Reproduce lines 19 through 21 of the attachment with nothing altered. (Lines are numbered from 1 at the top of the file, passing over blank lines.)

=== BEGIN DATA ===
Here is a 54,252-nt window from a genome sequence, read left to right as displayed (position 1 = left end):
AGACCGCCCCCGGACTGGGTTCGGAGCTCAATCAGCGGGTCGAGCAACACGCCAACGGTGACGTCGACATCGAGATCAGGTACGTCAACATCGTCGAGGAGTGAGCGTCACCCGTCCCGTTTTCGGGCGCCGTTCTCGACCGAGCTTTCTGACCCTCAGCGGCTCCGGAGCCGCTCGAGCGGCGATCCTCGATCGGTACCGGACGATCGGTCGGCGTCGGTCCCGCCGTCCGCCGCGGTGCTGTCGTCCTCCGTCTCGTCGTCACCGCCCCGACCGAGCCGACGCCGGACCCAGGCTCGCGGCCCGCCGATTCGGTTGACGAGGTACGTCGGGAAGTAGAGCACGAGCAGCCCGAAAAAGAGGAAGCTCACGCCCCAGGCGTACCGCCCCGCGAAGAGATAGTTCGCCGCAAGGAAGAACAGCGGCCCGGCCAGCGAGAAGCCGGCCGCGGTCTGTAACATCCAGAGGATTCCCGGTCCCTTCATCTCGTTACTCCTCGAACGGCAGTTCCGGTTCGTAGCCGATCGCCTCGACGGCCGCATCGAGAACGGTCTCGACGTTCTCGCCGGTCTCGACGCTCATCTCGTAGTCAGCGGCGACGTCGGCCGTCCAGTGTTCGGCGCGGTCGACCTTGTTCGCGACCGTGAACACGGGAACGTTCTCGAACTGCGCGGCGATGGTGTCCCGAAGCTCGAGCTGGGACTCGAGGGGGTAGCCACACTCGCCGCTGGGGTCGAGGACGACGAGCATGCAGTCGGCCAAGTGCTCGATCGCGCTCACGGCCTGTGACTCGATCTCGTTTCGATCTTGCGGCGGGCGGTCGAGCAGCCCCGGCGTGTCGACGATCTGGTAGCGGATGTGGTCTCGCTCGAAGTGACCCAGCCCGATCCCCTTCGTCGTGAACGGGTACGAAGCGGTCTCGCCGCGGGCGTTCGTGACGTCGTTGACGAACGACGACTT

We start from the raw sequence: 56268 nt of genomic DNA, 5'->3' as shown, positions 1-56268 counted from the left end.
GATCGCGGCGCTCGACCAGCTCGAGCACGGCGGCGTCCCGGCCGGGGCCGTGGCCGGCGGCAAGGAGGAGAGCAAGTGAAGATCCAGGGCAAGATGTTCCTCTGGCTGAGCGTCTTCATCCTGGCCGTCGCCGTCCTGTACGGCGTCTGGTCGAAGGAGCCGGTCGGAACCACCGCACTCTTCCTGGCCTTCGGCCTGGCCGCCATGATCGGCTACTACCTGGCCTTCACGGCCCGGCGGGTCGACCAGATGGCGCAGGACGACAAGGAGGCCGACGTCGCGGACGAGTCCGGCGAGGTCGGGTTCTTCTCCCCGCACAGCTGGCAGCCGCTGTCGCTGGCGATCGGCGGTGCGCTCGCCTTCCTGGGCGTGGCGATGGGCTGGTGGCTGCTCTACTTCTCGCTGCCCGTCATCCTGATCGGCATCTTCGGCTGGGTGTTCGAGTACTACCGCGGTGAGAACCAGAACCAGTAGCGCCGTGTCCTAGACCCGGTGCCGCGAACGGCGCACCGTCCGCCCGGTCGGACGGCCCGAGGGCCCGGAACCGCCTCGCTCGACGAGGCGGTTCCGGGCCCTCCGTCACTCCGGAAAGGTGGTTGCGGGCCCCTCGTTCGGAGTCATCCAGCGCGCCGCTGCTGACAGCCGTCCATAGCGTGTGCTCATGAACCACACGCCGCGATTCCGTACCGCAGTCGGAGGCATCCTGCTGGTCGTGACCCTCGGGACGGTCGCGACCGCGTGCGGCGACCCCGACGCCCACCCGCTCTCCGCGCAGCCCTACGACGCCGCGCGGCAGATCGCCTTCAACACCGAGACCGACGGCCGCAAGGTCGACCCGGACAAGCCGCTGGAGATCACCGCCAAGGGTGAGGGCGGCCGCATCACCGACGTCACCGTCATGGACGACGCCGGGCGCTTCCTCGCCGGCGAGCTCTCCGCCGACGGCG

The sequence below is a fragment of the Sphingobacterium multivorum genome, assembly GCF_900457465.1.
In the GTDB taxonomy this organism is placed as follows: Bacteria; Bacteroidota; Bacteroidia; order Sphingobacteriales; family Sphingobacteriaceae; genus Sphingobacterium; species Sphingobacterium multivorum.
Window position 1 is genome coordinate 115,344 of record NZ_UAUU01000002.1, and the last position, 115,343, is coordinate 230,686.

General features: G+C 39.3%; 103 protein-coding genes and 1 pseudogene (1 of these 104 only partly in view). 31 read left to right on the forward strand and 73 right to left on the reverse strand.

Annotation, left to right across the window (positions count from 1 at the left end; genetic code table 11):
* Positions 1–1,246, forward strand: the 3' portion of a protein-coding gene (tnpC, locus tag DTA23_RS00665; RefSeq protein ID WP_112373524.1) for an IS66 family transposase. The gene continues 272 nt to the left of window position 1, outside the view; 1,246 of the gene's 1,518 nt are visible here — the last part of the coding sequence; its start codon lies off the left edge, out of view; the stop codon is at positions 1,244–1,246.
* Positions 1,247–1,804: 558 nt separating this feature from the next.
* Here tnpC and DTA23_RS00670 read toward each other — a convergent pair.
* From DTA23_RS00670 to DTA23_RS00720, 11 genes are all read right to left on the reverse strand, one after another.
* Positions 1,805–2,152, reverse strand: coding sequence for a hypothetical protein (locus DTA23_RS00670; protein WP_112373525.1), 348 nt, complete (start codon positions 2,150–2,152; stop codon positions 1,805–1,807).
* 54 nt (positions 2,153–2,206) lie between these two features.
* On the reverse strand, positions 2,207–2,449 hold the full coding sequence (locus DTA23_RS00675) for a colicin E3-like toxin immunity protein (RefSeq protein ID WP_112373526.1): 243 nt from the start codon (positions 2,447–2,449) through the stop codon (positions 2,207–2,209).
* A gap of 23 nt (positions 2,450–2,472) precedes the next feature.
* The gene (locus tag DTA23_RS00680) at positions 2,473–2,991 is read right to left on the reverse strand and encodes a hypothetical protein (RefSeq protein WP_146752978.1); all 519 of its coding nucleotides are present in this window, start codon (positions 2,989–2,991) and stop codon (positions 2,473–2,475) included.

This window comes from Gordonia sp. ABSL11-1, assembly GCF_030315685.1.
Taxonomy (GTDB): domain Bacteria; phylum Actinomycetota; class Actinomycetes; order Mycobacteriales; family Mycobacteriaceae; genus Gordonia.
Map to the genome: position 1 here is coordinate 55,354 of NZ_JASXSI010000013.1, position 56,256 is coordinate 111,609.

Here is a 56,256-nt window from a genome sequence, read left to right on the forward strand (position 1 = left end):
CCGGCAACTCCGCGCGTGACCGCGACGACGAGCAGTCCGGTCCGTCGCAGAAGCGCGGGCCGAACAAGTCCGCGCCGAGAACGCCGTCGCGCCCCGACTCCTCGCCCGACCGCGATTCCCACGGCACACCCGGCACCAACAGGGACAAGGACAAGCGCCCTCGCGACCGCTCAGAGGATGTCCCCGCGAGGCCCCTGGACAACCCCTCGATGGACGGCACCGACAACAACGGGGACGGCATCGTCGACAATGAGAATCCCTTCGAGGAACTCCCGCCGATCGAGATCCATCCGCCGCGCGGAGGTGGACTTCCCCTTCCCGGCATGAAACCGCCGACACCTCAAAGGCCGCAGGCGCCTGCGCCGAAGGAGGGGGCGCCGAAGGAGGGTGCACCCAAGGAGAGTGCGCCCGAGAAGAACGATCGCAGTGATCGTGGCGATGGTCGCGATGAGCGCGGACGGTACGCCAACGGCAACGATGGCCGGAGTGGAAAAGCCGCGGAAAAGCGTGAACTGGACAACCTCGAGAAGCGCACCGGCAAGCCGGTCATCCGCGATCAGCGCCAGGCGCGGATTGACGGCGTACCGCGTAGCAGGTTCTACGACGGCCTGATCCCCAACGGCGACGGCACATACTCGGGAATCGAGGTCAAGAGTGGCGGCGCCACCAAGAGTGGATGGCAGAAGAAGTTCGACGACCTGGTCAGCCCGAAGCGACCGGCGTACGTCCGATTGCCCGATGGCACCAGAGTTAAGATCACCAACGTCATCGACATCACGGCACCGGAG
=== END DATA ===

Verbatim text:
This window comes from Gordonia sp. ABSL11-1, assembly GCF_030315685.1.
Taxonomy (GTDB): domain Bacteria; phylum Actinomycetota; class Actinomycetes; order Mycobacteriales; family Mycobacteriaceae; genus Gordonia.
Map to the genome: position 1 here is coordinate 55,354 of NZ_JASXSI010000013.1, position 56,256 is coordinate 111,609.